In the last years of her life, Princess Diana (Naomi Watts) falls in love with a Pakistani heart surgeon (Naveen Andrews). Will their love overcome the culture clash with his family and the press intrusion that surrounds her?
Naomi Watts (King Kong, The Ring)
Naveen Andrews (Lost, Planet Terror)
Douglas Hodge (Robin Hood, Mansfield Park)
Geraldine James (Sherlock Holmes, Alice in Wonderland)
Directed by: Oliver Hirschbiegel (Downfall, The Invasion)
Written By: Stephen Jeffreys (The Libertine)
I don’t normally read other people’s reviews before writing my own, but when I heard that “Diana” had scored just 3% on Rotten Tomatoes, I couldn’t resist taking a peek. Every review mentioned the stilted dialogue as a major sticking point, which led me to wonder – just how bad could this dialogue be?
I was still wondering this at around 5 minutes in, when no-one had spoken more than a few words. The first few minutes are almost entirely silent, following Diana around the fateful Paris Hotel, before flashbacking to two years previously and following her around a different place. Still silently. I guess it’s meant to build up anticipation for what comes next. And yes I was on the edge of my seat, waiting to hear whether the script was as bad as they all say. So, once they finally started talking, how bad was it?
Terrible. Bad. Awful. Really bad. It was bad. It was just written in a way that no-one ever actually speaks, with cheesy metaphors galore (“love is a garden”) along with things that sound profound but are actually just gibberish. The worst example was probably Dr Khan’s line – “You don’t perform the operation; the operation performs you”. You’d hope he would actually be performing the operation, given that he’s a heart surgeon and all…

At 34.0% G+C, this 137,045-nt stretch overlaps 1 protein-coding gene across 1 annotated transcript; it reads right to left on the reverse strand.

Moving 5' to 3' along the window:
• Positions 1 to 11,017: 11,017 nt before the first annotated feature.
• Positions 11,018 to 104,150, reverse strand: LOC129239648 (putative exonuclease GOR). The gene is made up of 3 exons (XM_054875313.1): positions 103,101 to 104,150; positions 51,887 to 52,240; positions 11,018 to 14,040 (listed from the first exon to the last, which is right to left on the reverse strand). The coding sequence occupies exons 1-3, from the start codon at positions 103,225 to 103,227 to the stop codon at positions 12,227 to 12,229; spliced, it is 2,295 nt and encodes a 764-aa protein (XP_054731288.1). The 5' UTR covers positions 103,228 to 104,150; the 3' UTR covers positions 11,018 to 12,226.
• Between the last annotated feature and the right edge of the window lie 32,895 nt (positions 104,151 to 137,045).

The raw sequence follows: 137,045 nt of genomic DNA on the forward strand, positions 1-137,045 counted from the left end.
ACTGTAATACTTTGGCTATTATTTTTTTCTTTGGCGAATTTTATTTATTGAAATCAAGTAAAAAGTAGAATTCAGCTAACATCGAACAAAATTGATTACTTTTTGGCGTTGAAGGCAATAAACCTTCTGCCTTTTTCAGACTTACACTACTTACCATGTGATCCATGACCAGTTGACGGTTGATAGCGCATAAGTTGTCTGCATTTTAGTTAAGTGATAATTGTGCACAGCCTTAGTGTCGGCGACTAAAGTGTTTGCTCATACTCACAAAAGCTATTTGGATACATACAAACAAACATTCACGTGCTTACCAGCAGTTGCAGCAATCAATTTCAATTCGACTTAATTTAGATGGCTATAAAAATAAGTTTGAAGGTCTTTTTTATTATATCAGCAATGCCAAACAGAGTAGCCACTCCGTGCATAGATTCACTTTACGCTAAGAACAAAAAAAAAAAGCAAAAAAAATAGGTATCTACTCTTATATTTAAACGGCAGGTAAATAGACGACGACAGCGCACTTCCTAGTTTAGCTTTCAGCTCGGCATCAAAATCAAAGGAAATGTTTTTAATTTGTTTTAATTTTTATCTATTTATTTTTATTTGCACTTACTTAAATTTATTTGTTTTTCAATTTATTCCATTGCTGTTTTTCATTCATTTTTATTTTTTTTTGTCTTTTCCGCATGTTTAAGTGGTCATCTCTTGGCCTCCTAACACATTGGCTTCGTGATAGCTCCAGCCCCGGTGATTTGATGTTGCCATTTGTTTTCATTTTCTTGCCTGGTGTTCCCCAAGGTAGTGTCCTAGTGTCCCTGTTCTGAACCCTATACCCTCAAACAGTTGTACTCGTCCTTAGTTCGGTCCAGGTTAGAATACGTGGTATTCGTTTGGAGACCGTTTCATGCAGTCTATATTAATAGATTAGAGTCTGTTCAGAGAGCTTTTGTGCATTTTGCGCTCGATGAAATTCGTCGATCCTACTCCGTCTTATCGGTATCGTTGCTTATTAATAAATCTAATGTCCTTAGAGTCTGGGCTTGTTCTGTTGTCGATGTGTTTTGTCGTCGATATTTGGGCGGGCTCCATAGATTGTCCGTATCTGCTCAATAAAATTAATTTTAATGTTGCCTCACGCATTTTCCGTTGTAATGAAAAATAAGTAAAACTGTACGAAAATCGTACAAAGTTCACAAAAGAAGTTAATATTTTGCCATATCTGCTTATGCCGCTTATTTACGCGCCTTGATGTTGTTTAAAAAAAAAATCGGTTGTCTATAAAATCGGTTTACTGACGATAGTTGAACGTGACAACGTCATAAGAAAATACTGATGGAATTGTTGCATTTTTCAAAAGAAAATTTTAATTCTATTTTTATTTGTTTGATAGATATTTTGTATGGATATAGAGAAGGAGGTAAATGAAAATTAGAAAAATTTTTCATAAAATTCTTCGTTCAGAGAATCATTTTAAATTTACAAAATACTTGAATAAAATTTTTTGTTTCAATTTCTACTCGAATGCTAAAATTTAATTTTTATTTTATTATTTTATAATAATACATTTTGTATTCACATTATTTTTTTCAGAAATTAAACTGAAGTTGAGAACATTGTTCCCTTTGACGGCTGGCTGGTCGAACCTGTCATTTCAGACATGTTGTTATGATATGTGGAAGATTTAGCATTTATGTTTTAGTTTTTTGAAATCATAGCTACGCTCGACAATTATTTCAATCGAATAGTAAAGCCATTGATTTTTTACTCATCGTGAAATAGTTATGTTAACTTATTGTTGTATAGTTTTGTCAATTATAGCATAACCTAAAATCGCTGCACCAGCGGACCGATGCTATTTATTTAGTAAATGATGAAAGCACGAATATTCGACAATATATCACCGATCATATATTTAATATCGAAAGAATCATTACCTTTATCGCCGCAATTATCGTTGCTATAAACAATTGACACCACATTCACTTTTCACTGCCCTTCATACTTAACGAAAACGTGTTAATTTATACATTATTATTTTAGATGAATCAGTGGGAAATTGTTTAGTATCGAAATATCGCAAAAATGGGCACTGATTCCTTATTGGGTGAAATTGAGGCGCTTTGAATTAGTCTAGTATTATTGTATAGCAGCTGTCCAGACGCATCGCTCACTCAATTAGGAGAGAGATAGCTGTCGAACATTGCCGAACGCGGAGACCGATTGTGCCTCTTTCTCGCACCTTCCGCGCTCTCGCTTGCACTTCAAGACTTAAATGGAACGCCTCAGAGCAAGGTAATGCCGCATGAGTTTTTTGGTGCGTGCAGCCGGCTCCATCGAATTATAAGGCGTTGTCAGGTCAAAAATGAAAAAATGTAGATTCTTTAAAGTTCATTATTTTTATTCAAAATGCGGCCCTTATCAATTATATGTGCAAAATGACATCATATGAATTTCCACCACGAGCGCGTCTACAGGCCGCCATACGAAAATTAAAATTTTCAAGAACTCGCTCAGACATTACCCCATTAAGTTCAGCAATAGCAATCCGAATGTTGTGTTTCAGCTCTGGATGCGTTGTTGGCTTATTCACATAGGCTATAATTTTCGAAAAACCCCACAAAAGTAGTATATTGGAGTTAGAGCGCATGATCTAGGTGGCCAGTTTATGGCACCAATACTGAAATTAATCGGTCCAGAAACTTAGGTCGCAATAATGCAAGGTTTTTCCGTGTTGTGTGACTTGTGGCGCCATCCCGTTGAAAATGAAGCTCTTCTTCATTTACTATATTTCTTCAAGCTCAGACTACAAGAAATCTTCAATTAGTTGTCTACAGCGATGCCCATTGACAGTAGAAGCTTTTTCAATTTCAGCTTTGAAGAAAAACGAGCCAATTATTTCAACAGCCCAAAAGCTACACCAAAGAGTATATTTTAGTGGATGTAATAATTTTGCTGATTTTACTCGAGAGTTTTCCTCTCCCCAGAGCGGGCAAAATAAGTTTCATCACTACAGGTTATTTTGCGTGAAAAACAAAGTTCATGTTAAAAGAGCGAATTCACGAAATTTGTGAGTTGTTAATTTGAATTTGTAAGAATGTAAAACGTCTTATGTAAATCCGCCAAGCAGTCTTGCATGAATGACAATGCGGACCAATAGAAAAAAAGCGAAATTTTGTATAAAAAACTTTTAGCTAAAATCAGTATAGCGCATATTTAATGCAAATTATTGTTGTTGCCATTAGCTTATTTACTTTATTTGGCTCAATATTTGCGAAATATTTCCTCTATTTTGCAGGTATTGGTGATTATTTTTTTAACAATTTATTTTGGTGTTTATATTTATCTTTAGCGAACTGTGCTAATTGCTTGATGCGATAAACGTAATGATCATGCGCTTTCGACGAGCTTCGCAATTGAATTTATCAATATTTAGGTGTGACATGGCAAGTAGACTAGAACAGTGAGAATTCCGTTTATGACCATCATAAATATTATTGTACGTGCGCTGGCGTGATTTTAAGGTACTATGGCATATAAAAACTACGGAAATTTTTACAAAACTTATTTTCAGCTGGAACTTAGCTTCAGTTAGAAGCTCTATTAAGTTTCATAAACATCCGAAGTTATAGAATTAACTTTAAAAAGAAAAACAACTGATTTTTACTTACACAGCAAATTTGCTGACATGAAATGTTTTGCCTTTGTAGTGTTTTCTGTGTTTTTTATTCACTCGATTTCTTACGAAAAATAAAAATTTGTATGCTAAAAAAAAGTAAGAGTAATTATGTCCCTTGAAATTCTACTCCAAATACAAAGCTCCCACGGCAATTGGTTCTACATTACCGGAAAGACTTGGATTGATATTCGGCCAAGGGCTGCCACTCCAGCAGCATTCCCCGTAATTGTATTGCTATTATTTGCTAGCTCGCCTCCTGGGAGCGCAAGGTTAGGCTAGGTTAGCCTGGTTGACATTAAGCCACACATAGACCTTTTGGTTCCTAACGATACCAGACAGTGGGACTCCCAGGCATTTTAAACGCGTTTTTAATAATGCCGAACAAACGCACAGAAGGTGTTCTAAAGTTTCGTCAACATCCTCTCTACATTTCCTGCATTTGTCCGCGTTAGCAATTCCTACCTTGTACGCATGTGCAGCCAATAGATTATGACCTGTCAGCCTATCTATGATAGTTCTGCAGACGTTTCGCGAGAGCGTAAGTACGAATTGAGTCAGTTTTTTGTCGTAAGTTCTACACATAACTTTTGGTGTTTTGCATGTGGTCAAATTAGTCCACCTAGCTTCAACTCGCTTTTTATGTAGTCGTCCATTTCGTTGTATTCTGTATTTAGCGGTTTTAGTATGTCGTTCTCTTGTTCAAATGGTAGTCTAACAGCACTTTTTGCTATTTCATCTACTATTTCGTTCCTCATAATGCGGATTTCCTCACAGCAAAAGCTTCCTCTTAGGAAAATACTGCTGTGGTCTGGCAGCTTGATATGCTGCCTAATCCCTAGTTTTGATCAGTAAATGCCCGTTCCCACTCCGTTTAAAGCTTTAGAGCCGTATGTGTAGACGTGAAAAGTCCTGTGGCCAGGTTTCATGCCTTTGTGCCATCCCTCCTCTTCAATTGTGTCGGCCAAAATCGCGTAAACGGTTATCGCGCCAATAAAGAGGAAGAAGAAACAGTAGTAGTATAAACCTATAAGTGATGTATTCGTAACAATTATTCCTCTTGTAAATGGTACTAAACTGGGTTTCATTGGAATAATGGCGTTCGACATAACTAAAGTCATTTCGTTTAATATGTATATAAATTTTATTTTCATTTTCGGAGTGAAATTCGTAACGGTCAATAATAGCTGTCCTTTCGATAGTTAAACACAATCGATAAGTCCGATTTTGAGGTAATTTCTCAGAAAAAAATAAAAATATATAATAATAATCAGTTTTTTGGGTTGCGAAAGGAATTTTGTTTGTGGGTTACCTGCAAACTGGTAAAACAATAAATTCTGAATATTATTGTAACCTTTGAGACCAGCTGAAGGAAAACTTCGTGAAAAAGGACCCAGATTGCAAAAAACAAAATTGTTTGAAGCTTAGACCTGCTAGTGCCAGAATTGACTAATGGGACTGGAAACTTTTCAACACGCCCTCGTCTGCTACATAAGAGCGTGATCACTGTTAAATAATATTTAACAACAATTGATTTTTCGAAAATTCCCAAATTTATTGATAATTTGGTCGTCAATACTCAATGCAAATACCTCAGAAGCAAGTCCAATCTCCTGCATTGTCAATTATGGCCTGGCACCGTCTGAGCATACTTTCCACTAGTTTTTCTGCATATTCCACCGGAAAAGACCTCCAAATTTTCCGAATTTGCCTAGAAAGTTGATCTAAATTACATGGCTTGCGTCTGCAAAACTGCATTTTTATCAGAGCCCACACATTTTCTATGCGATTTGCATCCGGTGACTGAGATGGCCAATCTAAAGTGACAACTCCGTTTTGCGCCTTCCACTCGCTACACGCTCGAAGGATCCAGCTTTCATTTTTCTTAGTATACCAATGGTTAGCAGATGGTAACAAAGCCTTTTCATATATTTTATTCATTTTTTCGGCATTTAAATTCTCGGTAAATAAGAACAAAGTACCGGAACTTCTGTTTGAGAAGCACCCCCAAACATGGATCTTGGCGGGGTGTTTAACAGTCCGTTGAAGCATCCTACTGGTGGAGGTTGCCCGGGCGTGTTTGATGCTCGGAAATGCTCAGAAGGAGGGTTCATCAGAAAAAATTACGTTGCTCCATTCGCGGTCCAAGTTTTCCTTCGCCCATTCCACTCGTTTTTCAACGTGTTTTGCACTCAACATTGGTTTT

Because, yes he’s a heart surgeon. A doctor, in other words. You may notice this mentioned briefly in the film…and when I say “briefly”, I mean “repeatedly, in every single scene”. There is a lot of repetition in this film. Diana admires him for saving lives, Dr Khan repeats how serious his job is and how he couldn’t do it with the press in his face. And then they say it again a few minutes later. It’s the filmic equivalent of performing Dr Khan’s beloved heart surgery with a set of playdough tools – clumsy and entirely lacking in delicacy. The film could have done with being half an hour shorter and that would have been easily obtained without the constant repetition.
The real crime of the script is how it makes Diana entirely unlikeable. You just don’t care about her or her love life. It’s amazing that anyone could get it so wrong – Diana’s chief defining quality was her humanity, setting her aside from the frostiness of the rest of the Royal Family. Removing any trace of humanity and genuineness from her character must have been a tough task, but writer Stephen Jeffreys does just that. Every kind thing she does is seen as a photo opportunity, and most of those are in order to impress Hasnat. There’s a unintentional cynicism to her character, especially when it shows her basically causing her own death by hyping the paparazzi up. I’ve mentioned before that I cry easily at films, but I was entirely dry-eyed at the end of this. I just didn’t care enough about her to cry at her death. And even if I had, the overacting extras in the background would have soon put a stop to it.
It’s not Naomi Watts’ fault. She is a fine actress and she does the best she can with the character, but there’s no way to make Diana likeable when she’s painted as a) whining b) stalkerish and c) irritating. Naveen Andrews does a good job too, but there’s no depth to his character. He’s a heart surgeon who likes jazz. That’s it for character development. He isn’t even given an authentic way of falling in love with Diana – she throws herself at him and he seems to just go along with it. Later, when he says he loves her, your instinctive reaction is “Does he? When did that happen?”